The weakness in dairy prices was reflected in the ANZ Commodity World Price Index which fell 4.7% in May.  While dairy was the main driver, lower meat and forestry prices also contributed.  Thanks to a weaker NZD, the decline in the NZD Price Index was a more modest 2.7%.

Crude oil prices have remained fairly stable over the past two months, with WTI and Brent trading in fairly tight ranges around the US$60/barrel and US$64/barrel marks respectively.

The Reserve Bank reduced the OCR to 3.25% on a weaker inflation outlook...

Earlier in June the Reserve Bank surprised markets by reducing the OCR 25 basis points (bps) to 3.25% in its Monetary Policy Statement (MPS) released on 11 June.  While most analysts were expecting reductions at some point, and this was priced into the market, the timing of the reduction was earlier than most had anticipated. 

The main factors behind the Reserve Bank’s decision were the continuing decline in the terms of trade (thanks to weaker commodity prices) and lower domestic inflation increasing the risk of inflation returning to the mid-point later than expected.  The impact of low dairy prices on farm expenditure and rural spending was flagged as a significant risk.  Annual non-tradables inflation was noted as being relatively weak despite above-trend growth over the past three years, with strong growth in labour supply helping to offset capacity constraints elsewhere.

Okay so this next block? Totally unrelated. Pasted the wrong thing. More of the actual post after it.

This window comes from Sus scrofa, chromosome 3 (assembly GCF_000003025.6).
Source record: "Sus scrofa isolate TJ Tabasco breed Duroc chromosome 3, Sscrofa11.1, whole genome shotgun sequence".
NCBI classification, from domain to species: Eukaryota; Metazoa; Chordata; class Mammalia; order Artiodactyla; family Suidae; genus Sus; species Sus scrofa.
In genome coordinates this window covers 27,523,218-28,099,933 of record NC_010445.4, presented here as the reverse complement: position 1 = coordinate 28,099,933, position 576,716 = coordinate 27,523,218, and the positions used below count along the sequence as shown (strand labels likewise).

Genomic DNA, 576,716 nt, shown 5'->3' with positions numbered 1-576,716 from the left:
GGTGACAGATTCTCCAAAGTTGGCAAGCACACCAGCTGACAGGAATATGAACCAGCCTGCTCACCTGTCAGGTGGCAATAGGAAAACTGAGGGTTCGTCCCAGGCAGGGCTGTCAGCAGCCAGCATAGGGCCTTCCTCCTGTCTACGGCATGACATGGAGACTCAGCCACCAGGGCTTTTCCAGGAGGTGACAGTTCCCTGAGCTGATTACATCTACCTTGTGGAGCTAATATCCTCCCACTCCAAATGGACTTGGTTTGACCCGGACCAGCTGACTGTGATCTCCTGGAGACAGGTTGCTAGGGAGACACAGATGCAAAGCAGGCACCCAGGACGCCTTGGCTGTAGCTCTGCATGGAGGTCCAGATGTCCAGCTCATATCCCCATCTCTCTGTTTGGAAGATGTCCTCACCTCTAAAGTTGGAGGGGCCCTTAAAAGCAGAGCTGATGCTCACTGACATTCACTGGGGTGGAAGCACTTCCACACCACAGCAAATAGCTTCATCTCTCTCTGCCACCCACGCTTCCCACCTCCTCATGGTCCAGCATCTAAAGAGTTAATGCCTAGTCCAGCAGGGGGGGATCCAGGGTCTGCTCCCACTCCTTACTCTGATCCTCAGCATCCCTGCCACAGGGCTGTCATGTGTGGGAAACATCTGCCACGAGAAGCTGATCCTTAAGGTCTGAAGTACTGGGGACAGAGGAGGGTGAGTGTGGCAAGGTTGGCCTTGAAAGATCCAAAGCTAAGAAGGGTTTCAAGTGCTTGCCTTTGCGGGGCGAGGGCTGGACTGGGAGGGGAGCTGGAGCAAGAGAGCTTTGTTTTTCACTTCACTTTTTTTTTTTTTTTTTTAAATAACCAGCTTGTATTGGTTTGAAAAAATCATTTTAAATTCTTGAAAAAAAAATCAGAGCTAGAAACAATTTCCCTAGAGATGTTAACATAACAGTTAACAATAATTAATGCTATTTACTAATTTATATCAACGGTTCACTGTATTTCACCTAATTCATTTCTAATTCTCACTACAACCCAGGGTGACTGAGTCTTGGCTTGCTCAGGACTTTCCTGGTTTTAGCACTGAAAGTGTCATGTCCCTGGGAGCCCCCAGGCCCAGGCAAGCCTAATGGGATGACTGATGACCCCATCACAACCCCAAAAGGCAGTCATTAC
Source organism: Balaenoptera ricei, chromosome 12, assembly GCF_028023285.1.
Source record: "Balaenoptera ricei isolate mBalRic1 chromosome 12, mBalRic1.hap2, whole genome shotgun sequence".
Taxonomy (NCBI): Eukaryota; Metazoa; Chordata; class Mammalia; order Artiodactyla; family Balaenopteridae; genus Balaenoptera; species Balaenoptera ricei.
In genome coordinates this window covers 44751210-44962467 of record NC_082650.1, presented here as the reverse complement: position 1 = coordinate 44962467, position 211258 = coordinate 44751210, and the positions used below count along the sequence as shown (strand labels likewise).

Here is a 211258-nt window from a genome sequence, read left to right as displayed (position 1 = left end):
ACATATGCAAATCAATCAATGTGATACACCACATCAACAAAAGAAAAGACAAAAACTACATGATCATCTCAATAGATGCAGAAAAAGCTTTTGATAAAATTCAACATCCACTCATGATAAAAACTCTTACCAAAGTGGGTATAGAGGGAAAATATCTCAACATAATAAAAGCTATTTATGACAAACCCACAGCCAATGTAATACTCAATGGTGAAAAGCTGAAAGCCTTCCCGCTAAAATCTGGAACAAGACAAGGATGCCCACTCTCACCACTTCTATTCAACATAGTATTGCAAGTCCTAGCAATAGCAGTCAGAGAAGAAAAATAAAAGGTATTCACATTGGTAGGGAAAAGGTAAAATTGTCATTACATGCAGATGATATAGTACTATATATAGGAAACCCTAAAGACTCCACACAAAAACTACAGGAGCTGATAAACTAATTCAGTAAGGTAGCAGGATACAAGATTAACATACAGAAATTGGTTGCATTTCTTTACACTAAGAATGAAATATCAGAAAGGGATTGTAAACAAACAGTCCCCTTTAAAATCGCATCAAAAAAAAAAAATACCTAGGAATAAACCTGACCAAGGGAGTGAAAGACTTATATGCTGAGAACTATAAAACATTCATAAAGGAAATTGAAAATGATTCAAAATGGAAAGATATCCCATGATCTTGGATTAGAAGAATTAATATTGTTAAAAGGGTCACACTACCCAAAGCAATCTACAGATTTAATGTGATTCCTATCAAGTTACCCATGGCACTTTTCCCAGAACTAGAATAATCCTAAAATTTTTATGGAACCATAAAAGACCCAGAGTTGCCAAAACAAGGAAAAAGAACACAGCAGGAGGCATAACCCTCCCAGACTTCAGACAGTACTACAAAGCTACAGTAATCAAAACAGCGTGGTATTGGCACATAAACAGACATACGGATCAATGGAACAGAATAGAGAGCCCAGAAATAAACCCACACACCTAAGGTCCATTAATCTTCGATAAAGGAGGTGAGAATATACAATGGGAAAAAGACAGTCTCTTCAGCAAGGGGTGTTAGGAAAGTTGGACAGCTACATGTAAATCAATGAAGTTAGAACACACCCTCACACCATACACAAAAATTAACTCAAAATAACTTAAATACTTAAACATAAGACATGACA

...with further monetary easing expected

The Reserve Bank noted that further easing may be appropriate, although conditional on emerging data.  Most analysts have a further 25 bps reduction pencilled in for July and some are forecasting a third reduction by the end of the year.  Monetary policy is expected to remain accommodative throughout 2016 and into 2017.

Interest rates are now expected to remain below those forecast in the BEFU for some time, and the depreciation in the exchange rate is expected to offset some of the income effects of the lower terms of trade.  As a result, the Reserve Bank MPS and Treasury BEFU forecasts for real and nominal GDP growth are not significantly different (although the composition of growth differs). 

The exchange rate has depreciated in part due to domestic factors...

The reduction in the OCR, coupled with weaker than expected domestic data, contributed to exchange rate depreciation over the month.  At the start of June, the NZD was trading at 0.76 and 0.96 versus the USD and AUD respectively; by the end of June it had fallen to 0.68 and 0.88 respectively.  This depreciation will help boost export receipts and will also put upwards pressure on tradables inflation by making imported goods more expensive in domestic terms. 

...although more upbeat global activity has also contributed